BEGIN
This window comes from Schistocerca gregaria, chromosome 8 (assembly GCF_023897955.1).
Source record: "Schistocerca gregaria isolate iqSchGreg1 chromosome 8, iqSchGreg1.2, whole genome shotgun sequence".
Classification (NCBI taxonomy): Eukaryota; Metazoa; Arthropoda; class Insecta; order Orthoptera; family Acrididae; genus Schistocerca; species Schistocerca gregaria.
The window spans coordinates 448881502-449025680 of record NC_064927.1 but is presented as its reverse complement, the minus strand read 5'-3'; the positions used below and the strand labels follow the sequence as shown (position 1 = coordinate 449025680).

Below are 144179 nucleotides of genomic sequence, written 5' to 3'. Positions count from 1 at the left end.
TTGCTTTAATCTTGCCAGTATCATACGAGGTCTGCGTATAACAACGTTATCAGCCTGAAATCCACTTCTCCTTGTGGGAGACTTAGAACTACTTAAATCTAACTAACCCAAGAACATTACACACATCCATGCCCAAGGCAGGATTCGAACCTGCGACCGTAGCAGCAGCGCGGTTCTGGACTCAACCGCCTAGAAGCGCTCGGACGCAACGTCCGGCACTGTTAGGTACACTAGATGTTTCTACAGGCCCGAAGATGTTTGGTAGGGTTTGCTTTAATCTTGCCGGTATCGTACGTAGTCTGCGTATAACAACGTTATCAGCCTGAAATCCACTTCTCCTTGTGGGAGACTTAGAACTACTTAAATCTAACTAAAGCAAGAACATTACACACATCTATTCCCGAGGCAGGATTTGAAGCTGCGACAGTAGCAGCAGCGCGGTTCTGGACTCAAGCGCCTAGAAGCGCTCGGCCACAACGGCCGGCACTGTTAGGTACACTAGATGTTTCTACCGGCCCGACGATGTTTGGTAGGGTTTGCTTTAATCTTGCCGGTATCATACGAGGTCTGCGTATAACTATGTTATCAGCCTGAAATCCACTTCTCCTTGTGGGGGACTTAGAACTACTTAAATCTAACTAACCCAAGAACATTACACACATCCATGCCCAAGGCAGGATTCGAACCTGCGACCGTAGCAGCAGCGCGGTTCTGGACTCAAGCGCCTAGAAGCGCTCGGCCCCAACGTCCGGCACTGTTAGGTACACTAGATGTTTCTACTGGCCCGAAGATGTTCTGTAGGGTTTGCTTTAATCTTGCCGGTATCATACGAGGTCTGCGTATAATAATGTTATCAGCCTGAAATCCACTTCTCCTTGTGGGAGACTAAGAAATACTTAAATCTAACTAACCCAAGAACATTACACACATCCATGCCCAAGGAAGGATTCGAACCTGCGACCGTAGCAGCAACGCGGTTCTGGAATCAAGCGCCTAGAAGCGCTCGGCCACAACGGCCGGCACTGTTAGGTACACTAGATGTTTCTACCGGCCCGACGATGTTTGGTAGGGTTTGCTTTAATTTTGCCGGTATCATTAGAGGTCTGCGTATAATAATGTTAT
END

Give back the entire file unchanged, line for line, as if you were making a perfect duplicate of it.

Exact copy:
This window comes from Schistocerca gregaria, chromosome 8 (assembly GCF_023897955.1).
Source record: "Schistocerca gregaria isolate iqSchGreg1 chromosome 8, iqSchGreg1.2, whole genome shotgun sequence".
Classification (NCBI taxonomy): Eukaryota; Metazoa; Arthropoda; class Insecta; order Orthoptera; family Acrididae; genus Schistocerca; species Schistocerca gregaria.
The window spans coordinates 448881502-449025680 of record NC_064927.1 but is presented as its reverse complement, the minus strand read 5'-3'; the positions used below and the strand labels follow the sequence as shown (position 1 = coordinate 449025680).

Below are 144179 nucleotides of genomic sequence, written 5' to 3'. Positions count from 1 at the left end.
TTGCTTTAATCTTGCCAGTATCATACGAGGTCTGCGTATAACAACGTTATCAGCCTGAAATCCACTTCTCCTTGTGGGAGACTTAGAACTACTTAAATCTAACTAACCCAAGAACATTACACACATCCATGCCCAAGGCAGGATTCGAACCTGCGACCGTAGCAGCAGCGCGGTTCTGGACTCAACCGCCTAGAAGCGCTCGGACGCAACGTCCGGCACTGTTAGGTACACTAGATGTTTCTACAGGCCCGAAGATGTTTGGTAGGGTTTGCTTTAATCTTGCCGGTATCGTACGTAGTCTGCGTATAACAACGTTATCAGCCTGAAATCCACTTCTCCTTGTGGGAGACTTAGAACTACTTAAATCTAACTAAAGCAAGAACATTACACACATCTATTCCCGAGGCAGGATTTGAAGCTGCGACAGTAGCAGCAGCGCGGTTCTGGACTCAAGCGCCTAGAAGCGCTCGGCCACAACGGCCGGCACTGTTAGGTACACTAGATGTTTCTACCGGCCCGACGATGTTTGGTAGGGTTTGCTTTAATCTTGCCGGTATCATACGAGGTCTGCGTATAACTATGTTATCAGCCTGAAATCCACTTCTCCTTGTGGGGGACTTAGAACTACTTAAATCTAACTAACCCAAGAACATTACACACATCCATGCCCAAGGCAGGATTCGAACCTGCGACCGTAGCAGCAGCGCGGTTCTGGACTCAAGCGCCTAGAAGCGCTCGGCCCCAACGTCCGGCACTGTTAGGTACACTAGATGTTTCTACTGGCCCGAAGATGTTCTGTAGGGTTTGCTTTAATCTTGCCGGTATCATACGAGGTCTGCGTATAATAATGTTATCAGCCTGAAATCCACTTCTCCTTGTGGGAGACTAAGAAATACTTAAATCTAACTAACCCAAGAACATTACACACATCCATGCCCAAGGAAGGATTCGAACCTGCGACCGTAGCAGCAACGCGGTTCTGGAATCAAGCGCCTAGAAGCGCTCGGCCACAACGGCCGGCACTGTTAGGTACACTAGATGTTTCTACCGGCCCGACGATGTTTGGTAGGGTTTGCTTTAATTTTGCCGGTATCATTAGAGGTCTGCGTATAATAATGTTAT